Susan had come to Botswana from England to work as an engineering consultant on a water development project. Right through the winter months, when she arrived at the office, she stood at the window through which you could see Gaborone’s city centre. I thought she was admiring the newly refurbished Onion Tower that stored the city’s drinking water; or perhaps she was studying the shiny, modern-looking structure where Botswana’s diamonds were sifted and sorted; once in a while she seemed to smile at some private joke. Maybe she was amused by the commotion that played out every morning at Gaborone’s newest, busiest set of traffic lights.
On the day the first rains arrived – a warm September morning – I searched for her at her vantage point but she was sitting at her desk, oblivious, it seemed, to the pull of the downpour. Standing where Susan usually stood was a Motswana draughtsman taking a break from drawing plans; I joined him at the window. ‘Finally, we can start to plough,’ he said. Together we watched workers scurrying across the road; a few carried umbrellas; most, caught unawares by the storm, ran for cover under bus shelters. There may have been a few complaints, but they were drowned out by pleasure that others in the office expressed. We stepped away from the window to get on with the day’s work. All morning it rained. Pula ya sephai (steady, gentle rain): the drops slapped the ground, settled the August dust and chased winter away.
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In a country where the Kgalagadi desert covers 84 per cent of the land, and prolonged periods of drought occur, it is not surprising that summer is awaited with impatience: not only does it confirm the end of the dry winter, it also holds the promise of rain. The word ‘pula’ is woven into the Setswana language and holds so many meanings. ‘Pula’ names our currency; it is a word that is used to welcome visitors; it also bids them goodbye. ‘Pula!’ is a word of triumph that often begins and ends political speeches, prayers, wherever people gather.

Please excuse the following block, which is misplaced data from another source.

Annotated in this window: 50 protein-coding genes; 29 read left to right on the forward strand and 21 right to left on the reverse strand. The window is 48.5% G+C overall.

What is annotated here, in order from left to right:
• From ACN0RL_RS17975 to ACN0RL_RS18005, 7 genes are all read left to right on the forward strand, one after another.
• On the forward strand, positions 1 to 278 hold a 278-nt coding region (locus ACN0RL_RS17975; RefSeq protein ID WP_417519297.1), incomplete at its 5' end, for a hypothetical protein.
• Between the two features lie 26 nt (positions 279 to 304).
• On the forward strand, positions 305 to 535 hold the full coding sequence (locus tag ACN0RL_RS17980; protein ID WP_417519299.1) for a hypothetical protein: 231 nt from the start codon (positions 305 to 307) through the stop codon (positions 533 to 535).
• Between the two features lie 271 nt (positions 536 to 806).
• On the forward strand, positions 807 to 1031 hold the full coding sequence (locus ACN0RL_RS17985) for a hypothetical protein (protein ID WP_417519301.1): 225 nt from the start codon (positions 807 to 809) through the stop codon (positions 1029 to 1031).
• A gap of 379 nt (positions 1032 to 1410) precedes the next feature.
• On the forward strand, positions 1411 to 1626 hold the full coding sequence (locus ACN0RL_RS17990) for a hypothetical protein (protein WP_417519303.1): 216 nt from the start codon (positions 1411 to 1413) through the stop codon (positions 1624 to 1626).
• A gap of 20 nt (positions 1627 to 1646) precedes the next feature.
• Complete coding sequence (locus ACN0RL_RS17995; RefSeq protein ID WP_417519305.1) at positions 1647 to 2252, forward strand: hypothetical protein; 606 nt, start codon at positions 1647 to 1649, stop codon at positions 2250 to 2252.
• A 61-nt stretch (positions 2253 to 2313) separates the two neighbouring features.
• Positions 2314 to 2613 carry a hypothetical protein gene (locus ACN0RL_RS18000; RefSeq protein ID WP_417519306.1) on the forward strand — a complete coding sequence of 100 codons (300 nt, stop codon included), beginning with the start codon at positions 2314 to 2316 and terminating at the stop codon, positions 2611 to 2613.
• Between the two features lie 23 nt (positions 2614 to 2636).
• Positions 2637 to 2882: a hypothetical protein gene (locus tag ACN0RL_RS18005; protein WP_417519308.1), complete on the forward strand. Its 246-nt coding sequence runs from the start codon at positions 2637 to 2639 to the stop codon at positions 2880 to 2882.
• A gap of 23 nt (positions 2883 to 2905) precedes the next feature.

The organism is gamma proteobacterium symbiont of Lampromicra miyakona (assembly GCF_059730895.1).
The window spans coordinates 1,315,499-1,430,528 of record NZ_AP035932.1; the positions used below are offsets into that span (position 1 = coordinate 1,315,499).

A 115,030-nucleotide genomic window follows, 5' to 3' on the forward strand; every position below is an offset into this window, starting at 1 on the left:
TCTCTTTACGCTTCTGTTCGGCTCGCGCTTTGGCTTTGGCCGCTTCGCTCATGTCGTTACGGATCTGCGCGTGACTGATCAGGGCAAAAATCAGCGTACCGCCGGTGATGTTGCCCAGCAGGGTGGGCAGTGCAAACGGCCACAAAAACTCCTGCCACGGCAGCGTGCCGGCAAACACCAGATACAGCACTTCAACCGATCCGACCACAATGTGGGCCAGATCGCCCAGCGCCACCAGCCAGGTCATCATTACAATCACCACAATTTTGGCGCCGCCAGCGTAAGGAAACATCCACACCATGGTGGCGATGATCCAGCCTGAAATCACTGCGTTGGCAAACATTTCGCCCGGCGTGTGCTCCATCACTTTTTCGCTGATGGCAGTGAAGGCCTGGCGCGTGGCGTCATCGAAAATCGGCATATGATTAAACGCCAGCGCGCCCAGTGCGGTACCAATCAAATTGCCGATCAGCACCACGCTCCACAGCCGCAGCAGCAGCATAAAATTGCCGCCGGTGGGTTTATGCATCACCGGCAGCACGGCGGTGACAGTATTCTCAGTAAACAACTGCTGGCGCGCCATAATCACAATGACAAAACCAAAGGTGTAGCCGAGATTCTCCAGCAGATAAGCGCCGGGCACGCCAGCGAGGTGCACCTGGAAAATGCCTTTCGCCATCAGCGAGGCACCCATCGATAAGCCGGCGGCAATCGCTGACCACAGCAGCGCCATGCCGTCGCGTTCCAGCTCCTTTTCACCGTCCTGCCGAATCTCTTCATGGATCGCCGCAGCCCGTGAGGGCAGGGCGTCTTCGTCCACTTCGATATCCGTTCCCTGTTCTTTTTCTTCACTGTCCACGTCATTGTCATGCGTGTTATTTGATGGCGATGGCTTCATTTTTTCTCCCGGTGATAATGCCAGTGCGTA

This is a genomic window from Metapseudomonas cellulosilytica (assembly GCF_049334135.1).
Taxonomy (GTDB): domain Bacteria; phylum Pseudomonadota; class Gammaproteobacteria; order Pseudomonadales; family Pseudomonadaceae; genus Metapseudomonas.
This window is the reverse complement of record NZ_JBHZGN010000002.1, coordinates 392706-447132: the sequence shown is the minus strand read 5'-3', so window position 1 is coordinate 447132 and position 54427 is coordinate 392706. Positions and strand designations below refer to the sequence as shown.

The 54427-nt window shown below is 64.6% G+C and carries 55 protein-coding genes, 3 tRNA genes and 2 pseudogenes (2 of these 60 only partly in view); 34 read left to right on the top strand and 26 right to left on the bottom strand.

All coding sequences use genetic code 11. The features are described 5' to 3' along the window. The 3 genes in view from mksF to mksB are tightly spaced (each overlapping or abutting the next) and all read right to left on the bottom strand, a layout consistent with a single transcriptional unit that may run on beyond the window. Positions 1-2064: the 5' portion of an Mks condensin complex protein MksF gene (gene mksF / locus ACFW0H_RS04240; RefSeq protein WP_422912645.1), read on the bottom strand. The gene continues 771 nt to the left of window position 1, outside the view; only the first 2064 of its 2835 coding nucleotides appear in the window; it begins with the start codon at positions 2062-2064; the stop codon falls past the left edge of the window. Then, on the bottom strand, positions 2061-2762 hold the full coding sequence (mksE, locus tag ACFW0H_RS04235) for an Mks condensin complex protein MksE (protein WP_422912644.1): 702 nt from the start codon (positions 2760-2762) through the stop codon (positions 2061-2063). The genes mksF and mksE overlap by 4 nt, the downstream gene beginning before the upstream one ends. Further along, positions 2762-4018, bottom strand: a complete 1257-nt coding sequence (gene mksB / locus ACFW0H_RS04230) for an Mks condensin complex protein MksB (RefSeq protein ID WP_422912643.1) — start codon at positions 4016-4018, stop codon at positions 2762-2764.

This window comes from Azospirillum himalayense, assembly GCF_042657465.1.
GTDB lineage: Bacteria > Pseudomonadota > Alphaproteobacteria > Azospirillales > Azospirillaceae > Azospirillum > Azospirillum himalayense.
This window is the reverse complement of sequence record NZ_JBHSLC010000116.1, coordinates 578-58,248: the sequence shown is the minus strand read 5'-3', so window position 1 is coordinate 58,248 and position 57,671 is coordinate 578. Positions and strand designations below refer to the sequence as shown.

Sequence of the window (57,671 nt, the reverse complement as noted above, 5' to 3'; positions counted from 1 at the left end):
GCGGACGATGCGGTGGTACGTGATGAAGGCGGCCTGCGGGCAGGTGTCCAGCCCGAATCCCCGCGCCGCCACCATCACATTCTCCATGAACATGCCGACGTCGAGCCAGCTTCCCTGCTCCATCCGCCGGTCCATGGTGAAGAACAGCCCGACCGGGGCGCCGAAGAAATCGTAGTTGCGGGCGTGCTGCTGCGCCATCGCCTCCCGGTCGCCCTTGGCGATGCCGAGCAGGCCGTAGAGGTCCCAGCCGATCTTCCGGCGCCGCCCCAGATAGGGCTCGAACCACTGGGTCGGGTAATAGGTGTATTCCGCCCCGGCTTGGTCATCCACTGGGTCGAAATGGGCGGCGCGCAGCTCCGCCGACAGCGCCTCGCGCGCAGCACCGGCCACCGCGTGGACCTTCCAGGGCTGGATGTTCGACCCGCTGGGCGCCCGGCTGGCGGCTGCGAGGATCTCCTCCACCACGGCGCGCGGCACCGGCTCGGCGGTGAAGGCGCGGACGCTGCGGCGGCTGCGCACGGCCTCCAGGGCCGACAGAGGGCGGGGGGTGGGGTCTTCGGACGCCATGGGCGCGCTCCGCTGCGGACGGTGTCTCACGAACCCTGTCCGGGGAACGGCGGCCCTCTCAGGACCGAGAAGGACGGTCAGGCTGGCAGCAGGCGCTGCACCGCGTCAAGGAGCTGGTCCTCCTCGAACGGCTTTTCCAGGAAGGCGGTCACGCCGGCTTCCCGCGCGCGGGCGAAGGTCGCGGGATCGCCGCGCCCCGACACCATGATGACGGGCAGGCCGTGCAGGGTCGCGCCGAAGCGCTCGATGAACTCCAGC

In days gone by, the first summer rains were the trigger for the start of the ploughing season. The able-bodied were expected to leave their homesteads for the farmlands where they would plant the crops that would feed the entire village. Once the seeds were safely in the soil, more rain was awaited – a rain different from pula ya sephai. It was hoped that the rain that came would be pula ya medupe: steady drops that fell throughout the day and night, or pula e namagadi, a mothering rain that fell gently to nourish and nurture. We wished that it would not be the harsh pula ya matlakadibe that rained so hard and wild that it dug out the just-formed seedlings. Whatever the kind of rain that comes down, it paints the dry, golden landscape green.
The last day of September is Botswana’s Independence Day; the blue, black and white flag is flown like it first did in 1966. As the Union Jack descended and the blue, black and white Botswana flag ascended then, it had begun to rain. The blue background represents rain; in the centre two white lines enclose a black stripe: the colours remind us that our nation was built on the hope that ours would be a non-racial society upon which rain will fall on all – equally. Seeing the Botswana flag fluttering in the wind gave me hope, for there had already been warnings about how low dam levels were.
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But let me get back to Susan.
By the time the water project ended and the time came for her to return to England, we had become friends of a sort, enough to have moved beyond pleasantries to stories about what she had learnt during her time in Botswana and what I had learnt living in England. So I finally asked her: ‘All those days when you stood by the window, what were you looking at?’
‘The sun. There is no sun like the African sun.’
‘A break from the rain…’
On the day that Susan left for England, we traded gifts: I gave her a straw sunhat with a blue ribbon. She handed me a gentleman’s umbrella.
Wame Molefhe is a writer based in Gaborone, Botswana. Go Tell the Sun is her latest short-story collection.